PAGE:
Does Vascular Elasticity Affect Arteriovenous Fistula Maturation?
William D. Paulson*
Identifiers and Pagination:Year: 2014
Issue: Suppl 1: M4
First Page: 26
Last Page: 32
Publisher ID: TOUNJ-7-26
Article History:Received Date: 3/10/2013
Revision Received Date: 1/4/2014
Acceptance Date: 4/4/2014
Electronic publication date: 30/5/2014
Collection year: 2014
open-access license: This is an open access article licensed under the terms of the Creative Commons Attribution Non-Commercial License (http://creativecommons.org/licenses/by-nc/3.0/) which permits unrestricted, non-commercial use, distribution and reproduction in any medium, provided the work is properly cited.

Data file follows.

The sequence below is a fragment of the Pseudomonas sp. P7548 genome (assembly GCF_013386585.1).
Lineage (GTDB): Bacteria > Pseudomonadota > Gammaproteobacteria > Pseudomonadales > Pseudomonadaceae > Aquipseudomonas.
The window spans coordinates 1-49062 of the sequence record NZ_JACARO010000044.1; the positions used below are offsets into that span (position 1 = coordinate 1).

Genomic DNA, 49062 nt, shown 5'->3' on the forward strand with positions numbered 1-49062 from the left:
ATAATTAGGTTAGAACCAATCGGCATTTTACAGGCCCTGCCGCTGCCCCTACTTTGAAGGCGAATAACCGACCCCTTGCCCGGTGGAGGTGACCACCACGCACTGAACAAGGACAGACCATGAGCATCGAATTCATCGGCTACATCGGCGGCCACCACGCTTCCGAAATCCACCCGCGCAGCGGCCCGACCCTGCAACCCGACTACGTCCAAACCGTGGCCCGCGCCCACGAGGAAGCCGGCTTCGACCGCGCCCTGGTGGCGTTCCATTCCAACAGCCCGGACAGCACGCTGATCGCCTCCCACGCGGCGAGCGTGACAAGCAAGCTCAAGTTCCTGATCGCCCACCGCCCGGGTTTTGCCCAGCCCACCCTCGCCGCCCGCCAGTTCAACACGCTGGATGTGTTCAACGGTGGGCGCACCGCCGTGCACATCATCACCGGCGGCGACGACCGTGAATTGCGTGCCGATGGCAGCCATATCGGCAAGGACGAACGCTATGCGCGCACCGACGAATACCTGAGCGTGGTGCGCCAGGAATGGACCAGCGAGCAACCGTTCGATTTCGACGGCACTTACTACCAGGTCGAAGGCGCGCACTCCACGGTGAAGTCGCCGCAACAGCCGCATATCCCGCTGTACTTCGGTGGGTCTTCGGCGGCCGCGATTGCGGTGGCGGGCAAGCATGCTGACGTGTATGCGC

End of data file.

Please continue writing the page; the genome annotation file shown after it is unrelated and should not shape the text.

The vasculopathy of ESRD affects both arteries and veins. The arteries develop arteriosclerosis, which is largely a disease of the media characterized by increased collagen content, calcification, and both hypertrophy and hyperplasia of vascular smooth muscle cells. Veins may exhibit increased width of the intimal and medial layers, and may develop neointimal hyperplasia and calcification. Successful fistula maturation depends upon dilatation and remodeling of the artery and vein, but the stiff and thickened vessels of ESRD patients may respond poorly to signals that promote these adaptations. There is intense interest in accurately predicting fistula maturation outcome and preventing maturation failure. However, definitive criteria for preoperative testing of vessel elasticity have not yet been established. Tests that are adopted for widespread clinical use will need to be easy to apply - a standard that many of these tests may not meet. Finally, effective treatments are needed that prevent or reduce the stiffness of vessels. In conclusion, although there are many promising developments in this emerging field, effective methods of predicting fistula maturation outcome and preventing maturation failure remain to be established.